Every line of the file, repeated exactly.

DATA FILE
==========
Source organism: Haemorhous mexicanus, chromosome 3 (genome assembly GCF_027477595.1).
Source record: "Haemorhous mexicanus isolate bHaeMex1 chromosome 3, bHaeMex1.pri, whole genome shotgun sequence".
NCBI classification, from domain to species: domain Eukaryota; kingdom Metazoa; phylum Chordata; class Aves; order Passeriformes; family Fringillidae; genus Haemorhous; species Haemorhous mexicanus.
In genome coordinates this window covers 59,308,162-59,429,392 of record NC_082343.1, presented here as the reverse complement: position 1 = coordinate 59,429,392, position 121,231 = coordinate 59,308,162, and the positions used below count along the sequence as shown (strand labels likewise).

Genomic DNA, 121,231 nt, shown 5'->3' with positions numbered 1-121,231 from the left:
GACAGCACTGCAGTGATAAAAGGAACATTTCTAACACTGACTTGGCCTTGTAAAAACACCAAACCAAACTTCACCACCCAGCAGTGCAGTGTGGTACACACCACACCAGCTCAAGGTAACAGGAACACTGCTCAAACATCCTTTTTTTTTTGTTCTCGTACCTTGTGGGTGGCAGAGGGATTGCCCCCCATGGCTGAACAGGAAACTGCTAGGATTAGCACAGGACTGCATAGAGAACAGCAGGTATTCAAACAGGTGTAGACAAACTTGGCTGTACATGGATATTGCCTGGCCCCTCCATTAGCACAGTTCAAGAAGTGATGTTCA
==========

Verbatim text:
Source organism: Haemorhous mexicanus, chromosome 3 (genome assembly GCF_027477595.1).
Source record: "Haemorhous mexicanus isolate bHaeMex1 chromosome 3, bHaeMex1.pri, whole genome shotgun sequence".
NCBI classification, from domain to species: domain Eukaryota; kingdom Metazoa; phylum Chordata; class Aves; order Passeriformes; family Fringillidae; genus Haemorhous; species Haemorhous mexicanus.
In genome coordinates this window covers 59,308,162-59,429,392 of record NC_082343.1, presented here as the reverse complement: position 1 = coordinate 59,429,392, position 121,231 = coordinate 59,308,162, and the positions used below count along the sequence as shown (strand labels likewise).

Genomic DNA, 121,231 nt, shown 5'->3' with positions numbered 1-121,231 from the left:
GACAGCACTGCAGTGATAAAAGGAACATTTCTAACACTGACTTGGCCTTGTAAAAACACCAAACCAAACTTCACCACCCAGCAGTGCAGTGTGGTACACACCACACCAGCTCAAGGTAACAGGAACACTGCTCAAACATCCTTTTTTTTTTGTTCTCGTACCTTGTGGGTGGCAGAGGGATTGCCCCCCATGGCTGAACAGGAAACTGCTAGGATTAGCACAGGACTGCATAGAGAACAGCAGGTATTCAAACAGGTGTAGACAAACTTGGCTGTACATGGATATTGCCTGGCCCCTCCATTAGCACAGTTCAAGAAGTGATGTTCA